It’s a treat to attend a concert that features outstanding young talent performing at a high standard. With no charge for tickets, many lovers of baroque music turned out on Friday night to fill the seats at the Sydney Conservatorium where we enjoyed the wonderfully themed concert Water Music, presented by the Sydney Baroque Music Festival, now in its the third year. This student-inspired and student-driven initiative brings approximately 18 young musicians together for a week, with pro-bono tutoring from some of Sydney’s best professional baroque players (folk we hear regularly in the Australian Brandenburg Orchestra, Australian Haydn Ensemble, Orchestra of the Antipodes, etc). After their long hours of hard work the Festival presented the fruit of their labour with works by French, German, Italian, and English baroque composers. This year the Festival also featured Rafael Font, a talented violinist from Venezuela now resident in Sydney, with prior professional experience playing in major European/UK orchestras and concert venues.
The program opened with music by the French composer Marin Marais entitled Tempete (The Tempest) from his opera Alcione. This short and well-played piece proved to be a taster for the wonderful programme to follow.
After Marais we heard Telemann’s Divertimento in E flat major. Telemann, like Vivaldi, was a prodigious composer, leaving us thousands of works. This piece broke with the concert’s main theme of sea/water and instead took us to the countryside, with nobles out for the hunt. The orchestra was increased to 18 with additional players including two horns, 2 flutes, 2 harpsichords, and a bassoon. Natasha Roumanoff and Cinzia Posega on baroque horns, constantly reminding us of the hunt, and Liane Sadler on flute, were particularly noteworthy.
The first half of the programme closed with Vivaldi’s La Tempesta di Mare (The Sea Storm), a concerto scored for strings and basso continuo with solo violin. This was the highlight of the evening for me. The music is unmistakeably Vivaldi, with a wonderful give and take between orchestra and soloist. As with his more famous Four Seasons, this composition is very descriptive, conjuring up a storm at sea, with a sailing ship tossed around, wind whipping up waves, and storm clouds racing across the sky. Then it quietens, the eye of the storm bringing an uneasy calm, before the fury re-emerges. Rafael Font as soloist displayed the virtuosity that Vivaldi’s concertos demand. The orchestra and Font clearly enjoyed playing together.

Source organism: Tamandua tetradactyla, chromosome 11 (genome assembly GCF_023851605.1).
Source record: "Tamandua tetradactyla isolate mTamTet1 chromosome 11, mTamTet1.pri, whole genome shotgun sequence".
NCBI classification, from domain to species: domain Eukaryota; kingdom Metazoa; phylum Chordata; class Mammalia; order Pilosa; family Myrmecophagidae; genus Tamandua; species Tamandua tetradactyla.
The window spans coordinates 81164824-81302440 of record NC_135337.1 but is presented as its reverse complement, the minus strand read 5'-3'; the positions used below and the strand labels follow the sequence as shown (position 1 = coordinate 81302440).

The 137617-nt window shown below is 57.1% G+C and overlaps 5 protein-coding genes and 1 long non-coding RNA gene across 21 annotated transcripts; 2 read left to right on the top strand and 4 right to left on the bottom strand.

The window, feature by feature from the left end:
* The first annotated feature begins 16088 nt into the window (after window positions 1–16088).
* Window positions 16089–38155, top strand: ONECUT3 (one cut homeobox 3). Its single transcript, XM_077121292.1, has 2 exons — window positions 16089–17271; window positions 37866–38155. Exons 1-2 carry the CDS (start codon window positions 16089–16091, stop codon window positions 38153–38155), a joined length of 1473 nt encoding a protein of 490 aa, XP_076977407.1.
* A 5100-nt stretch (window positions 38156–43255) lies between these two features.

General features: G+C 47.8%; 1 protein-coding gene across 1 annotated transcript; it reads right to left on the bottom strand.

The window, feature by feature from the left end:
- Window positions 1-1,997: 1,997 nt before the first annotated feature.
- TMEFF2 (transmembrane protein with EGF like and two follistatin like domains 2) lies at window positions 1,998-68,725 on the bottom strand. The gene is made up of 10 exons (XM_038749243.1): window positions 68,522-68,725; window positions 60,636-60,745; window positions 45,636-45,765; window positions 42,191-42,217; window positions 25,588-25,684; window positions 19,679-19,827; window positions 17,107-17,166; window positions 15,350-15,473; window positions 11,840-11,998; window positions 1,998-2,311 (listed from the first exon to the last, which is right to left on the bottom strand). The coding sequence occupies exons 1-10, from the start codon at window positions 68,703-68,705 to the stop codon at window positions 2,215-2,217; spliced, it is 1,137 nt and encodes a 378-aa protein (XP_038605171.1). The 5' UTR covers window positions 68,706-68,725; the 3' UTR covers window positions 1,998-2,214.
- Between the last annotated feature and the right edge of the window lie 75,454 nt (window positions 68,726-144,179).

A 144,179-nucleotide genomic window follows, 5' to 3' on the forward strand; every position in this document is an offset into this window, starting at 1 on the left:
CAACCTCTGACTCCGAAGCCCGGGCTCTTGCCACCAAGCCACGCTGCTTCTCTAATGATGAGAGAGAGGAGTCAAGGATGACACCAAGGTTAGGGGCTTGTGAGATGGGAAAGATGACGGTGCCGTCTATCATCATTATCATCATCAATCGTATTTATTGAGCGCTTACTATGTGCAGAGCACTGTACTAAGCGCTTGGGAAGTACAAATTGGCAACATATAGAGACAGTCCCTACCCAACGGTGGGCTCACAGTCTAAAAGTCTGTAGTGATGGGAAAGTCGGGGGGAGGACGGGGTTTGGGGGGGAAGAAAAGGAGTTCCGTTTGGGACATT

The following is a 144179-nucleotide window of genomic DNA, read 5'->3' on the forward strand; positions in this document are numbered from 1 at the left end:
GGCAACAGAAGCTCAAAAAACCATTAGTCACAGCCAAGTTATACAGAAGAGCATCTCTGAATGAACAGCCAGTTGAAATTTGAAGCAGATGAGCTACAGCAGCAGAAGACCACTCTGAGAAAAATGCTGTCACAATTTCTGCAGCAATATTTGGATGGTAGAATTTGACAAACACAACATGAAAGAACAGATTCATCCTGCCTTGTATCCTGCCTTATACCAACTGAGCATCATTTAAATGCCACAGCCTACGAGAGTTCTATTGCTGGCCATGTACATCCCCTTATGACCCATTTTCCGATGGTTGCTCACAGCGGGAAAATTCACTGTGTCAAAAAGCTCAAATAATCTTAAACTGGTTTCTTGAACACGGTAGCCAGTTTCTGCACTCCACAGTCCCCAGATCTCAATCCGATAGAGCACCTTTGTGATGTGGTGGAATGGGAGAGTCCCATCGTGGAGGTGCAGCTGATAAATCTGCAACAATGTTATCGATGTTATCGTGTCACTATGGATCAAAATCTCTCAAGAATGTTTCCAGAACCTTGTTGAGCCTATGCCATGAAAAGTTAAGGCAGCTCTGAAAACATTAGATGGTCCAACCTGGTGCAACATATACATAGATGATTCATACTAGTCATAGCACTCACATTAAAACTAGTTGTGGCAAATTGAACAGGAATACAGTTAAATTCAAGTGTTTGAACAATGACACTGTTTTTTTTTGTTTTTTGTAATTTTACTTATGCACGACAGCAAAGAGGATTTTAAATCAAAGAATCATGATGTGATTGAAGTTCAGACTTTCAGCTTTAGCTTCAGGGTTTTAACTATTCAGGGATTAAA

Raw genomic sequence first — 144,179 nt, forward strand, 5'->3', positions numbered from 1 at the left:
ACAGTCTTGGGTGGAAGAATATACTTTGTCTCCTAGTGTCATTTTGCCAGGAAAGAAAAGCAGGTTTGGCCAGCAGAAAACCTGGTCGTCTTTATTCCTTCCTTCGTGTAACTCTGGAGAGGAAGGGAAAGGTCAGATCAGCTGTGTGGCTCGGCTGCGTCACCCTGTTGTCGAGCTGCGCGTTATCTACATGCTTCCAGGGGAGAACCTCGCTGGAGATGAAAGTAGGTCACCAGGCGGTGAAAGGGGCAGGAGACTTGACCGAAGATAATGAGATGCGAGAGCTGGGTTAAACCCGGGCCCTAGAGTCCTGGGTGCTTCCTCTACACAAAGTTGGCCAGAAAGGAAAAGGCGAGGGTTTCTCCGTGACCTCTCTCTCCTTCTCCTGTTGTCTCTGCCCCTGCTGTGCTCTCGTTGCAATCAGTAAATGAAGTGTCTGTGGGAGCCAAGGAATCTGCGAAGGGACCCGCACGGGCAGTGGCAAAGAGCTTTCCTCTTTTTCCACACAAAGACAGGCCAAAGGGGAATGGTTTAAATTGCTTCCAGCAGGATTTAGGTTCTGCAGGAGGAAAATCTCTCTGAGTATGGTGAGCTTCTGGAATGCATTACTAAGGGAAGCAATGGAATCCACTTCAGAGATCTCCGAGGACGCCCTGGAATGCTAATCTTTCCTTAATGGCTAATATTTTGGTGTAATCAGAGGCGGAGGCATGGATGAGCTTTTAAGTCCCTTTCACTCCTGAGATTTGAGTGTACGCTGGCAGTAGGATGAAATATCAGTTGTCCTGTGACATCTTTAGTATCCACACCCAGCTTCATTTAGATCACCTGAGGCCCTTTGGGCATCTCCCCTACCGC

After interval the programme featured two great Baroque composers – Rebel from France, and Handel from England. Rebel, a gifted violinist, harpsichordist, and composer was greatly influenced by the great French composer Jean-Baptiste Lully, under whom he studied. Eventually he became court composer for Louis XIV, and continued to develop his own distinctive and innovative musical style. Les Elemens (“The Elements”) describes the creation of the world, and is considered one of his boldest compositions. We were warned before the work was performed that the opening chord would be memorable and very descriptive. For anyone who had not heard this music before, they could be forgiven for thinking the first un-baroque sounding chord was the opening of a modern film score!
The theological view for centuries was that creation came out of the harmonious fusion of the four competing elements of earth, air, fire, and water. Rebel described the opening bars:
“The introduction to this Symphony was natural; it was Chaos itself, this confusion which reigned between the Elements before the instant when, subject to invariable laws, they took their prescribed place in the order of nature. I dared to combine the confusion of the Elements with harmonic confusion. I tried to make heard all the sounds mingled together, or rather all the notes of the octave together in one chord.”
Each of the four elements is musically portrayed – the bass instruments represent the Earth, and the flutes imitate the sound of Water. Fire is conjured up by the violins, and Air by flutes alternating long held notes with trills. In the seventh and final movement order emerges out of the chaos and harmony is finally achieved.
The final work on the program was a selection from Handel’s Water Music, a piece that most in the audience would already be familiar with. The original was scored for a large outdoors orchestra (approximately 50 players) and comprising three suites with a total of 21 movements. Unfortunately for Handel’s orchestra, they played so well and the King enjoyed it so much he requested several repeats, requiring them to play from 8pm until well after midnight. In our concert we were heard an arrangement of seven movements for a smaller orchestra (and only once!), which were played with great panache and confidence. In particular, concertmaster Annie Gard led the players with self-assurance and style as she had done throughout the evening.
The orchestra received an enthusiastic and well-deserved applause from the audience. The standard of playing was high overall, and the benefit of professional tutoring by baroque experts during the week was evident. It is encouraging to know that we have the next generation of baroque specialists in the making.